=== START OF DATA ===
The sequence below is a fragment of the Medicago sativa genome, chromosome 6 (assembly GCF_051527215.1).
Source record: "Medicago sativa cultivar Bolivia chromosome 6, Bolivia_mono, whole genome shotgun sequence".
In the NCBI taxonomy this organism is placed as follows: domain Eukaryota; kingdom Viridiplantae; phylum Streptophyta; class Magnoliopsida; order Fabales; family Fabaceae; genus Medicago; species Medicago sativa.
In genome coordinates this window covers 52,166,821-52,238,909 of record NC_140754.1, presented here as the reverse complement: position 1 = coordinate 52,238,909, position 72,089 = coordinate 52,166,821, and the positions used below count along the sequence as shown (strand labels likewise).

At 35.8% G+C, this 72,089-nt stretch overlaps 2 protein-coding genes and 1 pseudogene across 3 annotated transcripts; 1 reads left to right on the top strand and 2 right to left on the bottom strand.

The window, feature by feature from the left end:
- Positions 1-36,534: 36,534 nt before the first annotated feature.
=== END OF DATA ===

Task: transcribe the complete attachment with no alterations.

The sequence below is a fragment of the Medicago sativa genome, chromosome 6 (assembly GCF_051527215.1).
Source record: "Medicago sativa cultivar Bolivia chromosome 6, Bolivia_mono, whole genome shotgun sequence".
In the NCBI taxonomy this organism is placed as follows: domain Eukaryota; kingdom Viridiplantae; phylum Streptophyta; class Magnoliopsida; order Fabales; family Fabaceae; genus Medicago; species Medicago sativa.
In genome coordinates this window covers 52,166,821-52,238,909 of record NC_140754.1, presented here as the reverse complement: position 1 = coordinate 52,238,909, position 72,089 = coordinate 52,166,821, and the positions used below count along the sequence as shown (strand labels likewise).

At 35.8% G+C, this 72,089-nt stretch overlaps 2 protein-coding genes and 1 pseudogene across 3 annotated transcripts; 1 reads left to right on the top strand and 2 right to left on the bottom strand.

The window, feature by feature from the left end:
- Positions 1-36,534: 36,534 nt before the first annotated feature.